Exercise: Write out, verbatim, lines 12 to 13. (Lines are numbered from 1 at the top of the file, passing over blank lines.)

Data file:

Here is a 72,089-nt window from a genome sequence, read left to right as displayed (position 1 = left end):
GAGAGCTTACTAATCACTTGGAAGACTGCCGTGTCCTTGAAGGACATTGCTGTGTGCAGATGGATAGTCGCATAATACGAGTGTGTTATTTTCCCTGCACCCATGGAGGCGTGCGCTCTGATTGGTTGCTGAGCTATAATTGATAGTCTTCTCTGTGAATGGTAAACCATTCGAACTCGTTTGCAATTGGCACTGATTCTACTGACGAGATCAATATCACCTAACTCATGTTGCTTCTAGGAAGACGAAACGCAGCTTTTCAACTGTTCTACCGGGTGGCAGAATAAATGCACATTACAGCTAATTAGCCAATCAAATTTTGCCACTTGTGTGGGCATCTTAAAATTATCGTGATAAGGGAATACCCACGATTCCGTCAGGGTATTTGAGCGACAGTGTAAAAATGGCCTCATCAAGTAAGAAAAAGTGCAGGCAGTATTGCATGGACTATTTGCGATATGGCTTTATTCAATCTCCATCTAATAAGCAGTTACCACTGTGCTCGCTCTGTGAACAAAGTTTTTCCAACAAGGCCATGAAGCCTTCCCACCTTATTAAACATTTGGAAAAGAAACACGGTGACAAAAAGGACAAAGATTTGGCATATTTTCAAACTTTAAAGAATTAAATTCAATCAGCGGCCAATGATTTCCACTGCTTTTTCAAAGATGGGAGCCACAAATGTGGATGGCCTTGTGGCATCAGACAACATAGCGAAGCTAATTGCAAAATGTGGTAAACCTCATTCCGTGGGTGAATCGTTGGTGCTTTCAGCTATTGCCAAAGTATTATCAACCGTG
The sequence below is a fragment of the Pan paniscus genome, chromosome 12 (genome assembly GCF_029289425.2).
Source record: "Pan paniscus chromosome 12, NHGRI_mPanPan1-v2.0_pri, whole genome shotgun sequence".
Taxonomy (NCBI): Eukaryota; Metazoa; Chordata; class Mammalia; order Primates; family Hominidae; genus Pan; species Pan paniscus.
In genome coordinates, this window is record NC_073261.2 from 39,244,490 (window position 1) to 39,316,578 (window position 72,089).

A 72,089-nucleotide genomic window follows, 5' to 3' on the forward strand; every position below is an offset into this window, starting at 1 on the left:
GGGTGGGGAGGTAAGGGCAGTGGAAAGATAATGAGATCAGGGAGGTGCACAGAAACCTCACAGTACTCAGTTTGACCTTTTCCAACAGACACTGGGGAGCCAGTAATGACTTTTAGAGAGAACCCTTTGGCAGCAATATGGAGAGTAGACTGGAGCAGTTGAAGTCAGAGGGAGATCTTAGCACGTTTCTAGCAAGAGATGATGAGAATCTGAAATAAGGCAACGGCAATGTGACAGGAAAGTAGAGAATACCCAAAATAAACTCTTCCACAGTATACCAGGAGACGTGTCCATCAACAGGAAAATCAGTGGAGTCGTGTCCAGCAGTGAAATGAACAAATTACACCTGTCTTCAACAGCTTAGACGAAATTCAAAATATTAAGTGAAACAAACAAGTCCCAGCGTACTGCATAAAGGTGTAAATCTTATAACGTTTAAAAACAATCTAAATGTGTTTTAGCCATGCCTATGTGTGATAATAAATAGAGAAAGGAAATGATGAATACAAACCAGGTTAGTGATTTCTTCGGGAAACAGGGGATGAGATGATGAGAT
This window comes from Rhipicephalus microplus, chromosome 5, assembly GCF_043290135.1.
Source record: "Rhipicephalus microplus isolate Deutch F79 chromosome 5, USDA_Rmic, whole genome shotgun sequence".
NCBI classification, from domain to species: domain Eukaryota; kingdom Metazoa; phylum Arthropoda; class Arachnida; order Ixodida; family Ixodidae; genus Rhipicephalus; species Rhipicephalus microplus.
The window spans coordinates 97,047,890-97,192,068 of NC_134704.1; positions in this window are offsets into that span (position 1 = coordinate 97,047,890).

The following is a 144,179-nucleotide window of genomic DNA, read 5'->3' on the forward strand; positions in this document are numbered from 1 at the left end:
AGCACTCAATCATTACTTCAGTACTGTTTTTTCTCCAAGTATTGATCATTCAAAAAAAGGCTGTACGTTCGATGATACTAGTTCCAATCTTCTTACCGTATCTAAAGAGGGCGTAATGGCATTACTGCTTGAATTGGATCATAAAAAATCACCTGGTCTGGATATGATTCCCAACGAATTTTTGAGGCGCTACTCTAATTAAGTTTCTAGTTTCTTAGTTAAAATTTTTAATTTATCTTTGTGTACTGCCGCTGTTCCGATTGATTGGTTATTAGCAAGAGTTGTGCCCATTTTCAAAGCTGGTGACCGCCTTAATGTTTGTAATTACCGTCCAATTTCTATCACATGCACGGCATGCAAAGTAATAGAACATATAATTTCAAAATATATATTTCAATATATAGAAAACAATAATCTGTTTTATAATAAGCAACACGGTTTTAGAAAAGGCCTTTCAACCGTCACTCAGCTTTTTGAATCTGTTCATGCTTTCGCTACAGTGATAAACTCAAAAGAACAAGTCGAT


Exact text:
The window spans coordinates 97,047,890-97,192,068 of NC_134704.1; positions in this window are offsets into that span (position 1 = coordinate 97,047,890).

The following is a 144,179-nucleotide window of genomic DNA, read 5'->3' on the forward strand; positions in this document are numbered from 1 at the left end: